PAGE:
But, once competence has been established, chances are very good that there will be several candidates still in the running. That is when cultural fit comes into play.
If you’ve ever compared job fairs to speed-dating, that comparison just got more interesting.
eHarmony, the company known for using personality profiling to create the perfect match for those looking for a personal relationship, recently announced they are getting into the job search and recruiting business. And I’m all for it.
Those of you who have paid attention to this blog at all know that I am a huge proponent of finding a good fit between employer and employee. The search and interview process must be a two-way street. The prospective employee should be asking just as many deep, probing questions as the hiring company.
Matching an employee’s personal style to the culture of an organization is a critical component of long term satisfaction and success for both the employee and the company.
I am hopeful for what the eHarmony approach can bring to this field. I am equally excited about other job-matching services paying attention to this and possibly adding more personality and culture-matching algorithms to their search engines.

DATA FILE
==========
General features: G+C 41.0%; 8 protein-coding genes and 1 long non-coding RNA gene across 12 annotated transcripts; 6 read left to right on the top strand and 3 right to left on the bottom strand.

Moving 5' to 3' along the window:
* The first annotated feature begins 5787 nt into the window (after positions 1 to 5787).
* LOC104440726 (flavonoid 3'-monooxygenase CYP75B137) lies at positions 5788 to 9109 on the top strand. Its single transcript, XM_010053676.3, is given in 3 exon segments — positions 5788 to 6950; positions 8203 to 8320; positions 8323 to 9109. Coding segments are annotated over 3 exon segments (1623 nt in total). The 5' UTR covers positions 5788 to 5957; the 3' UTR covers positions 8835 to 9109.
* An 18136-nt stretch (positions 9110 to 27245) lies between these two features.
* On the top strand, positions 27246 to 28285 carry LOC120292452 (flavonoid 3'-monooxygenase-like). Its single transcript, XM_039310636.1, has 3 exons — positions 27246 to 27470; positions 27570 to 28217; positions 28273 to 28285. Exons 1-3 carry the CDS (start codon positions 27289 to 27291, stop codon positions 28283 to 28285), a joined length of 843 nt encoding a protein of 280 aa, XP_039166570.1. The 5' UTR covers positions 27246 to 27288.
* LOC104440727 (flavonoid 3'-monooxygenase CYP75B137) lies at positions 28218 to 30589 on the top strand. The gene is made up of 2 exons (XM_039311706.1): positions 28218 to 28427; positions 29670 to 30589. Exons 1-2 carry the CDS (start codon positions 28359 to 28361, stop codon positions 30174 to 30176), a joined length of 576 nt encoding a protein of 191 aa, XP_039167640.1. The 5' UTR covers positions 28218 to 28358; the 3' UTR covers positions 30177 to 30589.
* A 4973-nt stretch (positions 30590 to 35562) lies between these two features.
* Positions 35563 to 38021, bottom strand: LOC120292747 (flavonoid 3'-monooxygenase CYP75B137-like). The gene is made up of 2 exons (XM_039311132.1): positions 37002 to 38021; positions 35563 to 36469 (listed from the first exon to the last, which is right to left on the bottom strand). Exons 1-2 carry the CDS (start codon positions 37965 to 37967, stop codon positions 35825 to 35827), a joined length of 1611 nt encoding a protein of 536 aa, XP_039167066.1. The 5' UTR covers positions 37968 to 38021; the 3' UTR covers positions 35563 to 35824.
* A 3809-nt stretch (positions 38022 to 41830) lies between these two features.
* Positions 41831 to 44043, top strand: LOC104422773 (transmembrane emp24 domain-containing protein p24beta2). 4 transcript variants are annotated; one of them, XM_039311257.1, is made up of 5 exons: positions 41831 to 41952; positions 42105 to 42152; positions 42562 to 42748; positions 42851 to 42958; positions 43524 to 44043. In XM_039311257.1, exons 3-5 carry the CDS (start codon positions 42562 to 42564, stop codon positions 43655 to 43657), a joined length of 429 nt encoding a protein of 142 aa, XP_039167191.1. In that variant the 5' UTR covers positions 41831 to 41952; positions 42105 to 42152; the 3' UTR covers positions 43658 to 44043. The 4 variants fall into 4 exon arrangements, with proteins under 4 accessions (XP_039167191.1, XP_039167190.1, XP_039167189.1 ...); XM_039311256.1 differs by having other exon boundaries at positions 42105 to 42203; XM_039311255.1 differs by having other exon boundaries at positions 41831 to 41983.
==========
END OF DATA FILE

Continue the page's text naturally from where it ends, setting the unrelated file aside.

In the end, we all benefit. Because Work Should Be Fun!
PS – If you are an employer who can’t wait for the eHarmony product launch, consider the services of someone such as my friend, Michael Spremulli. His company provides pre-employment assessments that will help you match the right person to the right job.
Today I take a slight turn and refer you to the blog posting of one of my former bosses. He captures the essence of what made our work at AOL fun – trust and empowerment.
I can cite numerous examples of the absolute trust my boss(es) placed in me and my team, even in the face of major system outages. It wasn’t just during a crisis that this trust was exhibited. It was evident in every day decision making.
This trust and empowerment permeated throughout the operations organization. Individuals knew they were not only trusted, but EXPECTED to make major decisions and take quick action every day. I feel quite fortunate to have worked at this place at the time that I did.